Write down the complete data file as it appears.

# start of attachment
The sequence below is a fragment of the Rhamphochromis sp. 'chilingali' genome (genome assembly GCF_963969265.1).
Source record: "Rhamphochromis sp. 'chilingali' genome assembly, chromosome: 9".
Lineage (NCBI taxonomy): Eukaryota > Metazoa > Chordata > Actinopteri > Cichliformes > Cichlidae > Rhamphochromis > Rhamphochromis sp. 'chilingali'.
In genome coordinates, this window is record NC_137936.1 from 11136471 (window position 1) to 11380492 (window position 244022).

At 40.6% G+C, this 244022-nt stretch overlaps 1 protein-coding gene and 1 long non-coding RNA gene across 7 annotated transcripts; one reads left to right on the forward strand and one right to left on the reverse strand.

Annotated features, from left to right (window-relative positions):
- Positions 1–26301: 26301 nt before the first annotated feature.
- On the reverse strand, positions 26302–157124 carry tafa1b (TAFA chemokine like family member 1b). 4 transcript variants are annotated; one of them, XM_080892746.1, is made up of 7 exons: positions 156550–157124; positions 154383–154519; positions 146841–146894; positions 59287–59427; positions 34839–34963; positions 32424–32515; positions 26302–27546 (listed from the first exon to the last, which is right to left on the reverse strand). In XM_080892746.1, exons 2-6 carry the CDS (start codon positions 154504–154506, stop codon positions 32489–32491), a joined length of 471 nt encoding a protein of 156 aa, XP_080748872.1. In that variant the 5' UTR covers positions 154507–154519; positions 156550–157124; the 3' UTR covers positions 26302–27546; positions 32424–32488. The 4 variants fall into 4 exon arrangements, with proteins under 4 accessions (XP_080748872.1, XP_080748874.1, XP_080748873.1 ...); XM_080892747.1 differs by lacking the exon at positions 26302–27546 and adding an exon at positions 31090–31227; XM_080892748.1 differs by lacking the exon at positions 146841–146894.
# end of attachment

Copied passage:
The sequence below is a fragment of the Rhamphochromis sp. 'chilingali' genome (genome assembly GCF_963969265.1).
Source record: "Rhamphochromis sp. 'chilingali' genome assembly, chromosome: 9".
Lineage (NCBI taxonomy): Eukaryota > Metazoa > Chordata > Actinopteri > Cichliformes > Cichlidae > Rhamphochromis > Rhamphochromis sp. 'chilingali'.
In genome coordinates, this window is record NC_137936.1 from 11136471 (window position 1) to 11380492 (window position 244022).

At 40.6% G+C, this 244022-nt stretch overlaps 1 protein-coding gene and 1 long non-coding RNA gene across 7 annotated transcripts; one reads left to right on the forward strand and one right to left on the reverse strand.

Annotated features, from left to right (window-relative positions):
- Positions 1–26301: 26301 nt before the first annotated feature.
- On the reverse strand, positions 26302–157124 carry tafa1b (TAFA chemokine like family member 1b). 4 transcript variants are annotated; one of them, XM_080892746.1, is made up of 7 exons: positions 156550–157124; positions 154383–154519; positions 146841–146894; positions 59287–59427; positions 34839–34963; positions 32424–32515; positions 26302–27546 (listed from the first exon to the last, which is right to left on the reverse strand). In XM_080892746.1, exons 2-6 carry the CDS (start codon positions 154504–154506, stop codon positions 32489–32491), a joined length of 471 nt encoding a protein of 156 aa, XP_080748872.1. In that variant the 5' UTR covers positions 154507–154519; positions 156550–157124; the 3' UTR covers positions 26302–27546; positions 32424–32488. The 4 variants fall into 4 exon arrangements, with proteins under 4 accessions (XP_080748872.1, XP_080748874.1, XP_080748873.1 ...); XM_080892747.1 differs by lacking the exon at positions 26302–27546 and adding an exon at positions 31090–31227; XM_080892748.1 differs by lacking the exon at positions 146841–146894.